SATURDAY 15 October marked a day of worldwide protest where people from 951 cities across 82 countries took to their city streets and squares to stand up for global change. The Occupy Together movement does not necessarily align itself with any political party, ideology, or any religion, rather it’s a call to action for people of the world to claim their rights and unite in non-violent protest.
Check out photos from the Occupy London protest camp at St Paul’s Cathedral
In London, around 3000 demonstrators gathered at St Paul’s, where they planned to move and occupy Patermoster Square, home of the London Stock Exchange. However, the square was closed off by police and the protest remained at St Paul’s where the crowd was addressed by numerous speakers, with Australian activist Julian Assange amongst them.
Back in Australia, protests unfolded in Brisbane, Sydney, Melbourne and Adelaide and in a snapshot of the multitude of events across the world: 5000 people gathered in Frankfurt in front of the European Central bank, crowds of 40,000 were reported in Portugal and an estimated 15,000 occupied New York’s Times Square as well as smaller protests occurring in Tokyo, Hong Kong and the Philippines, just to name a few.
The issues raised by demonstrators are diverse and complex, but the general crux of it can be broadly identified as a right to a true democracy – to have governments in power that represent the interests of its people rather than being influenced by corporate greed that benefits the financial elite. Hence the catch-cry “we are the 99%”.
These Occupy Together/United For Change protests were prompted by the Occupy Wall Street demonstration that began in New York’s financial district last month, a protest which has continued to grow and gain momentum and is currently in its fifth week. However, Occupy Wall Street does not mark the beginning of the entire movement, as precursors include the ongoing massive demonstrations in both Greece and Spain.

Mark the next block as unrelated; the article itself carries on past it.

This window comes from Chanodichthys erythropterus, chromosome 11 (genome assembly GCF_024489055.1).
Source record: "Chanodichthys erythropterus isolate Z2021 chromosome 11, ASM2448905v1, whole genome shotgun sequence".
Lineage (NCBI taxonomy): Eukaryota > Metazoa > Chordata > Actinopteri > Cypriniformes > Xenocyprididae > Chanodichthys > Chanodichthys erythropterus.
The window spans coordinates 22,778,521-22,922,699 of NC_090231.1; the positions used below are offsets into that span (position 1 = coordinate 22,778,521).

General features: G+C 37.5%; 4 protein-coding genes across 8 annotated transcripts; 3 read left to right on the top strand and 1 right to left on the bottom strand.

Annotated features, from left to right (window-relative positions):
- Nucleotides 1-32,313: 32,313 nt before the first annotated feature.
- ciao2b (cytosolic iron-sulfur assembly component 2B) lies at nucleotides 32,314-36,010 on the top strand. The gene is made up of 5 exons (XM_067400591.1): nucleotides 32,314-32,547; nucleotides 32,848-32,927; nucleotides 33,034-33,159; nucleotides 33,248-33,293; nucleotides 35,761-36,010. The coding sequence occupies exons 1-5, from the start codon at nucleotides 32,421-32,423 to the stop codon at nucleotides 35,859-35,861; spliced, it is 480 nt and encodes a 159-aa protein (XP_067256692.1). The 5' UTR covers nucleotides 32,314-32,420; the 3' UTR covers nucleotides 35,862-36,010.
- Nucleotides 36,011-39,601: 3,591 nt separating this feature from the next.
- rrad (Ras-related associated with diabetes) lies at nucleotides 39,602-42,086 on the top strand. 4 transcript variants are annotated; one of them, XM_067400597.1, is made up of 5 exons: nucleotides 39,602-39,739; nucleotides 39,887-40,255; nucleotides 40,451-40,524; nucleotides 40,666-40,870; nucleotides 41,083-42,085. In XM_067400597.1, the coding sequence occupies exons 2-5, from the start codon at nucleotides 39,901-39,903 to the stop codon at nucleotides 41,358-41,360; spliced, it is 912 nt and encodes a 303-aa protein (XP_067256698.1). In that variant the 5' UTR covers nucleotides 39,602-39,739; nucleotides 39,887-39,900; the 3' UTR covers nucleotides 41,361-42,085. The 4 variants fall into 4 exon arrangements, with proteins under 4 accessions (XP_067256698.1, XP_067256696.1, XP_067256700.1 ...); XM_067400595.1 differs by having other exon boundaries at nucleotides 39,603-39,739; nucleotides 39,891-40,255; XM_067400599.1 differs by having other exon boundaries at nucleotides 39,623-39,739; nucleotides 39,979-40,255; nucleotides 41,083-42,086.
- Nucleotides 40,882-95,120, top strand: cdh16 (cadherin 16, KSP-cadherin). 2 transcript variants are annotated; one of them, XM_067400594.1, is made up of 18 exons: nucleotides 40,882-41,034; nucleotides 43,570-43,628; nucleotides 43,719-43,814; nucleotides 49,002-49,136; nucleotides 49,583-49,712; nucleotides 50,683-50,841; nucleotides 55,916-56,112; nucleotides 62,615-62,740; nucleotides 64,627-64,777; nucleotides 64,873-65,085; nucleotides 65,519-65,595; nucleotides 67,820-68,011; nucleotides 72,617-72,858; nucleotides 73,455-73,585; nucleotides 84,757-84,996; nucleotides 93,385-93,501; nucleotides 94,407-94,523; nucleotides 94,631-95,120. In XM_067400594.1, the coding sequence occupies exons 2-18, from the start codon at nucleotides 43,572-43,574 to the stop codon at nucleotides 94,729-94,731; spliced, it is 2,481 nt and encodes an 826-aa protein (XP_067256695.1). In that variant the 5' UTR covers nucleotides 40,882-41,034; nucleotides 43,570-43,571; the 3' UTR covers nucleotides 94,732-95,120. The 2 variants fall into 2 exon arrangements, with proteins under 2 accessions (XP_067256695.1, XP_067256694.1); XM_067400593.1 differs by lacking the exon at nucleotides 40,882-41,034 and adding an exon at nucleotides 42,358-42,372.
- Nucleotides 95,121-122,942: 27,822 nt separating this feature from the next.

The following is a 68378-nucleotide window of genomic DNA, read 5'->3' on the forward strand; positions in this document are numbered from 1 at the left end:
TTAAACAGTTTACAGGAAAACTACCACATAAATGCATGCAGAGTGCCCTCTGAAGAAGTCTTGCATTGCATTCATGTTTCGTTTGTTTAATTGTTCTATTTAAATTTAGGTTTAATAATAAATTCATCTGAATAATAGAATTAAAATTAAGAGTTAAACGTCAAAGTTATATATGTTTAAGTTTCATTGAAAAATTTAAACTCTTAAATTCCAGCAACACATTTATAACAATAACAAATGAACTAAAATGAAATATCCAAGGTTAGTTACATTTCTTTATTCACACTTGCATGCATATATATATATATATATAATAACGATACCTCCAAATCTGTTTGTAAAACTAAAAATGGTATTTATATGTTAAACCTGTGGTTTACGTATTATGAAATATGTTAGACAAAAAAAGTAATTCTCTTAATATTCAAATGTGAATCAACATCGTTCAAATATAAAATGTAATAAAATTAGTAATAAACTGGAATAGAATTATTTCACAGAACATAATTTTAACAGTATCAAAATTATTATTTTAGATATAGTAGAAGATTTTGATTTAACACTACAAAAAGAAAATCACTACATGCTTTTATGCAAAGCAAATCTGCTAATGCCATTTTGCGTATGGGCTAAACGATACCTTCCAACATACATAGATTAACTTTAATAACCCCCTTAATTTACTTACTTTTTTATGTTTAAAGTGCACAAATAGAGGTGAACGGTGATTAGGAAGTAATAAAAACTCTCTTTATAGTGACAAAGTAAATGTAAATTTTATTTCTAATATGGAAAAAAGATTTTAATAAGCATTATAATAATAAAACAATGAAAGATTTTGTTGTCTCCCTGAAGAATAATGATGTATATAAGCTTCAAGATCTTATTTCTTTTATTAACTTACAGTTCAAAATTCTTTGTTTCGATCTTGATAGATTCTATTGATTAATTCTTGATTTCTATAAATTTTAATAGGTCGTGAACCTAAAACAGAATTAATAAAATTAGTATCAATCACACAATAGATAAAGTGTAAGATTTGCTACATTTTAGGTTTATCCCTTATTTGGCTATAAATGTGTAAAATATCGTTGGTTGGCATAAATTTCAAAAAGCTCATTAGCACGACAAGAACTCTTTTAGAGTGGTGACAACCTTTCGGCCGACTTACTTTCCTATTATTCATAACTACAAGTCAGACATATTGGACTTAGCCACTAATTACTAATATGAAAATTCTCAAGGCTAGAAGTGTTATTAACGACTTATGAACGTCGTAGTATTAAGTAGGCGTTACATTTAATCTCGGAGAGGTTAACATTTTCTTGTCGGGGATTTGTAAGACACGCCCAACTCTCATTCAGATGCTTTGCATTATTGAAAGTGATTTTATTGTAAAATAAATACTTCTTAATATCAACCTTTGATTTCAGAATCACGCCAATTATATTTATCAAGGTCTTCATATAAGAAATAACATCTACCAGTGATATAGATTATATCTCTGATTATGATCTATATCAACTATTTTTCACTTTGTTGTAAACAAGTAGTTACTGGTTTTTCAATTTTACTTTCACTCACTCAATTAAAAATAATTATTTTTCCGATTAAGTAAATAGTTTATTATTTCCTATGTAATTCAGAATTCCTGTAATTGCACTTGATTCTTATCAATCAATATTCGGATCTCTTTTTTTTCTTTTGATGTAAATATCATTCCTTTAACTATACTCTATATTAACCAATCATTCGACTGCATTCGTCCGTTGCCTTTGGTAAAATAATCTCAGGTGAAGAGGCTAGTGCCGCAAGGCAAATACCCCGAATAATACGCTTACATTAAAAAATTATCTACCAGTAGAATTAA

In the past year, the world has also seen how people power and mass occupancy can make a positive difference. The Tunisian revolution saw the ousting of the country’s dictator and led to further uprisings in the Arab world, such as in Egypt, Jordan, Libya and Yemen, which have now been collectively termed as the Arab Spring.
While it’s true that Australia fared better than the USA in the 2008 financial crisis, the Australian demonstrations weren’t purely held in solidarity for our American counterparts. Escalating student loans, sky-high property costs, a failing medical system and the high cost of living in Australia are but some of the issues facing Australians, while banks continue to hit record profits.
At the Occupy Melbourne event on Saturday, with over 1000 people in attendance, some fringe groups used the Occupy Together movement as a platform for their own specific agendas. For example chants of “Occupy Melbourne, Not Palestine” began at the city square before a group branched off and took their own protests to the streets. Other left-wing factions also set up stalls to promote awareness of their respective issues. It could be argued that some of the causes stem from the effect of governments not representing the best interests of the people, however surely a unified voice would have more impact and be more effective than many voices screaming about different issues?
The Occupy Together movement does not have a specific list of demands, nor a leader, and anyone can speak at the rallies, which is why some critics condemn the movement for being disorganised and rudderless. One would expect that in due course, a clear path of action will emerge.
For a fledgling movement with some ambitious ideas, it is impossible and premature to determine whether the global protests can be deemed a success or failure. At this stage, the objective should be more about getting people thinking, talking and sharing ideas in a friendly and non-violent atmosphere. Change can’t and won’t happen overnight but the first step is an awareness of what is happening in our world.
Let’s hope that 15 October was only the beginning of positive and revolutionary change for the future.